Syracuse’s archaeological park
Visiting Syracuse’s archaeological park is a must do when in Sicily. Just a five minute drive, or a half hour walk from the beautiful Ortygia lies Syracuse’s stunning ancient archaeological park and a visit here is well worth a few hours of your day. We visited in April when there were very few crowds and at times it felt as though we had the site all to ourselves. I imagine in the height of tourist season it is much busier, but don’t let that put you off. There are plenty of places to hide from the crowds and get lost in a little history.
The Neapolis Archaeological Park of Siracusa contains both Greek and Roman architecture lying side by side. Although we are no history buffs we found the site fascinating and beautiful in equal measures. It is a shame there is not more information freely available throughout the park. If you like to know what you’re looking at then I recommend doing a bit of reading before hand, or paying for the information available at the ticket office. As we’re on a budget we used trusty google to guide us around!
Visiting Syracuse’s archaeological park-how to get there
The thirty minute walk from Ortygia isn’t the most beautiful, but you will pass a few of Syracuse’s sights on the way, so it may be worth combining. It’s also the most ecological of all the options, and the best for you, so there’s that!
The quickest way to get there from Ortygia is by car, just a five minute drive and there is plenty of parking along the road beside the archaeological park at just a few euros.
There is a bus from Molo Sant’Antonio, on the west side of the main bridge into Ortygia that will take around 15 minutes and cost 1 euro per person.
What to expect when visiting Syracuse’s archaeological park
The Greek theatre is on the right hand side of the path as you pass the ticket office, and is arguable the most impressive part of the archaeological park. The Greek theatre has been preserved to a high standard and as you approach you will be greeted with gleaming white stone steps leading down the stage below. Dating back to at least the 5th century BC, the Greek theatre is among the largest ever built. Its 59 rows could accommodate up to 15,000 spectators and has staged the works of Sophocles, Euripides and the last tragedies of Aeschylus, including The Persians, Prometheus Bound and Prometheus Unbound, which were first performed here in his presence. The theatre is still used for performances and there is a festival that runs from late Spring.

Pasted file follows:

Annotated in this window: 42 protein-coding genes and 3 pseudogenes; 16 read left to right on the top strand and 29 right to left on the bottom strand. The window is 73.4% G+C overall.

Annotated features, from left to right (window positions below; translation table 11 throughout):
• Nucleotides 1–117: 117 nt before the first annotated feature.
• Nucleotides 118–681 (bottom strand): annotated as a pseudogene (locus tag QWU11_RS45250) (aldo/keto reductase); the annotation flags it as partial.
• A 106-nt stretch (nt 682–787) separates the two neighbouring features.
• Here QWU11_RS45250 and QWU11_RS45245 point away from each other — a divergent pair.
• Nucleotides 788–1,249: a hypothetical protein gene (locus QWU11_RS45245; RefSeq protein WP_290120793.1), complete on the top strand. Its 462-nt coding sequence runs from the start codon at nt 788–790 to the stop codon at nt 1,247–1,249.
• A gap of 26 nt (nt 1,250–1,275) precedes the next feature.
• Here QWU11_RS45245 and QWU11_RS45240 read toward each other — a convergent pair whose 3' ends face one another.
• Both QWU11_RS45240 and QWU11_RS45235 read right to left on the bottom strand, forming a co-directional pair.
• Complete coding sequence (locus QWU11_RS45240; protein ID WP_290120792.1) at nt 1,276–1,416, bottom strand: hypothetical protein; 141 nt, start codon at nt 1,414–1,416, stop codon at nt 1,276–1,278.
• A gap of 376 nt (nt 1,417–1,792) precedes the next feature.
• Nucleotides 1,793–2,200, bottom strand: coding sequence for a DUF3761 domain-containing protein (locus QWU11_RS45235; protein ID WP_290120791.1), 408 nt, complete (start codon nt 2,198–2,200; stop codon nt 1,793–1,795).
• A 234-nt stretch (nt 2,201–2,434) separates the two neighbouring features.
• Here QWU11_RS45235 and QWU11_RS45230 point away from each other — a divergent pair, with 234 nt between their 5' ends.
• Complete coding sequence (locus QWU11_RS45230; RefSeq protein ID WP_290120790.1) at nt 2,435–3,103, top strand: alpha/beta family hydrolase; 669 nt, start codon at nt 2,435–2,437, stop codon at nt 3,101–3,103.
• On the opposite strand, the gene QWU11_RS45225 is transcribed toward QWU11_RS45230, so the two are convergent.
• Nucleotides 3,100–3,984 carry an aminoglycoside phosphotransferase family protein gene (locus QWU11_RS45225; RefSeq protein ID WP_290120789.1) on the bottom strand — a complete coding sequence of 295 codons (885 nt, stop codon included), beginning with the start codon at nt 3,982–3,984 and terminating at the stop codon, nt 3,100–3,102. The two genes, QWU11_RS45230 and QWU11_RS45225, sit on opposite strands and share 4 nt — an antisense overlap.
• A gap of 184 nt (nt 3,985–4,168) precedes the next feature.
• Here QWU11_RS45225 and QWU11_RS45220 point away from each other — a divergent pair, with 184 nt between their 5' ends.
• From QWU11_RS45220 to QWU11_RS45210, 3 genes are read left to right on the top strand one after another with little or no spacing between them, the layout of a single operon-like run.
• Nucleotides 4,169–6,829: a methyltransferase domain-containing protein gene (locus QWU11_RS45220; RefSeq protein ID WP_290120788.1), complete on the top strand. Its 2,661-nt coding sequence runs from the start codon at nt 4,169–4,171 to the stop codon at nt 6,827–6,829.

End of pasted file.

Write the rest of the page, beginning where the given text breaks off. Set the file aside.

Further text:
Be aware: As this is a working theatre there are often building works going on here. Although not the prettiest, it didn’t ruin the experience for us. If you are lucky enough to get tickets to one of the performances here we imagine you would be in for a treat!
From a path leading down beside the Greek theatre you will find the strange Latomia del Paradiso, a deep limestone quarry that provided stone for the ancient city and later became a prison for 7000 survivors of the war between Syracuse and Athens in 413BC. It is riddled with catacombs (most of which you are unable to enter) and filled with citrus and magnolia trees. It is here that you will find relief from the heat of the sun, and this area, although small, makes a pretty place to rest your feet for a while before exploring the Roman amphitheatre.